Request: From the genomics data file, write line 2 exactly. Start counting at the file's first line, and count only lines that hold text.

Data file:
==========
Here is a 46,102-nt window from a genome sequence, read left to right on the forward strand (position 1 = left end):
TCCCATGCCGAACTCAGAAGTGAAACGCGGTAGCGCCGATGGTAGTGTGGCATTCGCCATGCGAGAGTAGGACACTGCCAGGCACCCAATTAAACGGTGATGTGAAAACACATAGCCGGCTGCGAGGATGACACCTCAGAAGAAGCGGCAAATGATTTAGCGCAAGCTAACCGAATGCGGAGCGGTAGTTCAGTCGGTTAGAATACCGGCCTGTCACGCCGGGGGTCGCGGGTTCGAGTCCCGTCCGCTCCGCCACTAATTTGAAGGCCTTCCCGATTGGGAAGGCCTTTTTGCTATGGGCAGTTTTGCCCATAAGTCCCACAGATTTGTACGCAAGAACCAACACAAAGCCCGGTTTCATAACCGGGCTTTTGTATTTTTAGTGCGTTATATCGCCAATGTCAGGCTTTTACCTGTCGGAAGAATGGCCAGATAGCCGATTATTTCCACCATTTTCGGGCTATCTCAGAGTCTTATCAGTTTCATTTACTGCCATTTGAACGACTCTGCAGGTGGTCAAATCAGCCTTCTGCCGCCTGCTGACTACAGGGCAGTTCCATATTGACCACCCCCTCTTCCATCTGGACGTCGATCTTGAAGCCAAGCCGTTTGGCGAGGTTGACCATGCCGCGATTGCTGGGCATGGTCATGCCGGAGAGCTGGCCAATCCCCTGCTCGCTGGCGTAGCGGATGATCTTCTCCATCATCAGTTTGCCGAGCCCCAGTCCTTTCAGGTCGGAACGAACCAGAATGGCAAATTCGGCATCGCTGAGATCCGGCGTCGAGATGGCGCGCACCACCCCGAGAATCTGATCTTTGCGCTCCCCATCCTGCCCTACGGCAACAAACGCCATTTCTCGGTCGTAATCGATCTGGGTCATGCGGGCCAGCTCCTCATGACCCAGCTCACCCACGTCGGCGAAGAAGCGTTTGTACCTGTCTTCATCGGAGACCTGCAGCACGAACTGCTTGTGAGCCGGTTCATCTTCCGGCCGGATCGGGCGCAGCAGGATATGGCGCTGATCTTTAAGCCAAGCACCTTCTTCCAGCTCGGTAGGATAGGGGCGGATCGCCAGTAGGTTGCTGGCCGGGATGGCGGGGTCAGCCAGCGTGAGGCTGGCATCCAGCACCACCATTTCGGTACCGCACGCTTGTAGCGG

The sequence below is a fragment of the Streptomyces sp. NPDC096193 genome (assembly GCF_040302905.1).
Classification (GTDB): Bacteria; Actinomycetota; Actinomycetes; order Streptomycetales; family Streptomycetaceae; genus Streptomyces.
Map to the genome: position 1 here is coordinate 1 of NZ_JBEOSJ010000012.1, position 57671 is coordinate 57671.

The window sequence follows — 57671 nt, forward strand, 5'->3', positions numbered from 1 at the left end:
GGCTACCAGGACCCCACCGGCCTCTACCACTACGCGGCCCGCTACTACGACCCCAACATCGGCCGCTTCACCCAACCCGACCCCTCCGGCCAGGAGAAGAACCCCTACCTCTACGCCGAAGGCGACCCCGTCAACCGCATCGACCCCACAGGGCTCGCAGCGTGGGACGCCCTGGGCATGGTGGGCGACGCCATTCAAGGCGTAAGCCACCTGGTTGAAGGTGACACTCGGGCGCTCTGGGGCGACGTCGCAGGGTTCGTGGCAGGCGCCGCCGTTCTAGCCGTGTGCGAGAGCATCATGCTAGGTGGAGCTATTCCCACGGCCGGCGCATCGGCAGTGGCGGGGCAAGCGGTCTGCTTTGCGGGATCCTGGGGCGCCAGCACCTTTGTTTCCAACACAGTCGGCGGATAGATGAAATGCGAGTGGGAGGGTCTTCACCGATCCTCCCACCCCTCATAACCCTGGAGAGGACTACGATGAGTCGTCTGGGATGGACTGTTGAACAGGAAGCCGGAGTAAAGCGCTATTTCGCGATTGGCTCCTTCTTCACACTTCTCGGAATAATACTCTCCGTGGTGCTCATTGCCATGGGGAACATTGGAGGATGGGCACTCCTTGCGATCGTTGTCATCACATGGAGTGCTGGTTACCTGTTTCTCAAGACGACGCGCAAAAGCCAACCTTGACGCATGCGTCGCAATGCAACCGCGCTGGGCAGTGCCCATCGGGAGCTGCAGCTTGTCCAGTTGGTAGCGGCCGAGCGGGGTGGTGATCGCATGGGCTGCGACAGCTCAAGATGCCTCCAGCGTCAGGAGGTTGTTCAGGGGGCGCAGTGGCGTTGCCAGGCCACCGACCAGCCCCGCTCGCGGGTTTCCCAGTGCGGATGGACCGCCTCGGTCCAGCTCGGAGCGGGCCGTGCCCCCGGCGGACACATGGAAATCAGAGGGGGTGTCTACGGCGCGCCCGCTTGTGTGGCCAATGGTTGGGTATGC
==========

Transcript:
TCCCATGCCGAACTCAGAAGTGAAACGCGGTAGCGCCGATGGTAGTGTGGCATTCGCCATGCGAGAGTAGGACACTGCCAGGCACCCAATTAAACGGTGATGTGAAAACACATAGCCGGCTGCGAGGATGACACCTCAGAAGAAGCGGCAAATGATTTAGCGCAAGCTAACCGAATGCGGAGCGGTAGTTCAGTCGGTTAGAATACCGGCCTGTCACGCCGGGGGTCGCGGGTTCGAGTCCCGTCCGCTCCGCCACTAATTTGAAGGCCTTCCCGATTGGGAAGGCCTTTTTGCTATGGGCAGTTTTGCCCATAAGTCCCACAGATTTGTACGCAAGAACCAACACAAAGCCCGGTTTCATAACCGGGCTTTTGTATTTTTAGTGCGTTATATCGCCAATGTCAGGCTTTTACCTGTCGGAAGAATGGCCAGATAGCCGATTATTTCCACCATTTTCGGGCTATCTCAGAGTCTTATCAGTTTCATTTACTGCCATTTGAACGACTCTGCAGGTGGTCAAATCAGCCTTCTGCCGCCTGCTGACTACAGGGCAGTTCCATATTGACCACCCCCTCTTCCATCTGGACGTCGATCTTGAAGCCAAGCCGTTTGGCGAGGTTGACCATGCCGCGATTGCTGGGCATGGTCATGCCGGAGAGCTGGCCAATCCCCTGCTCGCTGGCGTAGCGGATGATCTTCTCCATCATCAGTTTGCCGAGCCCCAGTCCTTTCAGGTCGGAACGAACCAGAATGGCAAATTCGGCATCGCTGAGATCCGGCGTCGAGATGGCGCGCACCACCCCGAGAATCTGATCTTTGCGCTCCCCATCCTGCCCTACGGCAACAAACGCCATTTCTCGGTCGTAATCGATCTGGGTCATGCGGGCCAGCTCCTCATGACCCAGCTCACCCACGTCGGCGAAGAAGCGTTTGTACCTGTCTTCATCGGAGACCTGCAGCACGAACTGCTTGTGAGCCGGTTCATCTTCCGGCCGGATCGGGCGCAGCAGGATATGGCGCTGATCTTTAAGCCAAGCACCTTCTTCCAGCTCGGTAGGATAGGGGCGGATCGCCAGTAGGTTGCTGGCCGGGATGGCGGGGTCAGCCAGCGTGAGGCTGGCATCCAGCACCACCATTTCGGTACCGCACGCTTGTAGCGG